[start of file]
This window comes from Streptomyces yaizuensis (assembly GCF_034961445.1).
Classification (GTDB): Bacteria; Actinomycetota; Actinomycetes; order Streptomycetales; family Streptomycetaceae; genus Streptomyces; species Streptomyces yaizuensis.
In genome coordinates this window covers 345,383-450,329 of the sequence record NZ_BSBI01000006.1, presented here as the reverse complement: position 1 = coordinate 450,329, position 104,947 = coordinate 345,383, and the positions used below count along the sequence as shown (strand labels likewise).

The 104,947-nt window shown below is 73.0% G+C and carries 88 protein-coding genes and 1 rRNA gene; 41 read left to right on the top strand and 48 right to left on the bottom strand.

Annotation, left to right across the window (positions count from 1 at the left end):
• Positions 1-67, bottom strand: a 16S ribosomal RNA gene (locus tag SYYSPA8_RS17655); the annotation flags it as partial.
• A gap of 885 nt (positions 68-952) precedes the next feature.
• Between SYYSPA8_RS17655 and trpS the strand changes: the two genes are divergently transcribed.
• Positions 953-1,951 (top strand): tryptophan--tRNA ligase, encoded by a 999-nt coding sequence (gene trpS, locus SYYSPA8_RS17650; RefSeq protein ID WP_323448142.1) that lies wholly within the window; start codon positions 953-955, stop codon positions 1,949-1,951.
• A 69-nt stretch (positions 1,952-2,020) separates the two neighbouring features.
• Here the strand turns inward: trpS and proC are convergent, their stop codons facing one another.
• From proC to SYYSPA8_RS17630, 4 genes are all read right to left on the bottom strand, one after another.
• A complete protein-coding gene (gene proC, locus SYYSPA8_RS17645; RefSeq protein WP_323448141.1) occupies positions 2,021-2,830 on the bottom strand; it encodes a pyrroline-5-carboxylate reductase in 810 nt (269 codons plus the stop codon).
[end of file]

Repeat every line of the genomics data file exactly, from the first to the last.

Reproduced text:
This window comes from Streptomyces yaizuensis (assembly GCF_034961445.1).
Classification (GTDB): Bacteria; Actinomycetota; Actinomycetes; order Streptomycetales; family Streptomycetaceae; genus Streptomyces; species Streptomyces yaizuensis.
In genome coordinates this window covers 345,383-450,329 of the sequence record NZ_BSBI01000006.1, presented here as the reverse complement: position 1 = coordinate 450,329, position 104,947 = coordinate 345,383, and the positions used below count along the sequence as shown (strand labels likewise).

The 104,947-nt window shown below is 73.0% G+C and carries 88 protein-coding genes and 1 rRNA gene; 41 read left to right on the top strand and 48 right to left on the bottom strand.

Annotation, left to right across the window (positions count from 1 at the left end):
• Positions 1-67, bottom strand: a 16S ribosomal RNA gene (locus tag SYYSPA8_RS17655); the annotation flags it as partial.
• A gap of 885 nt (positions 68-952) precedes the next feature.
• Between SYYSPA8_RS17655 and trpS the strand changes: the two genes are divergently transcribed.
• Positions 953-1,951 (top strand): tryptophan--tRNA ligase, encoded by a 999-nt coding sequence (gene trpS, locus SYYSPA8_RS17650; RefSeq protein ID WP_323448142.1) that lies wholly within the window; start codon positions 953-955, stop codon positions 1,949-1,951.
• A 69-nt stretch (positions 1,952-2,020) separates the two neighbouring features.
• Here the strand turns inward: trpS and proC are convergent, their stop codons facing one another.
• From proC to SYYSPA8_RS17630, 4 genes are all read right to left on the bottom strand, one after another.
• A complete protein-coding gene (gene proC, locus SYYSPA8_RS17645; RefSeq protein WP_323448141.1) occupies positions 2,021-2,830 on the bottom strand; it encodes a pyrroline-5-carboxylate reductase in 810 nt (269 codons plus the stop codon).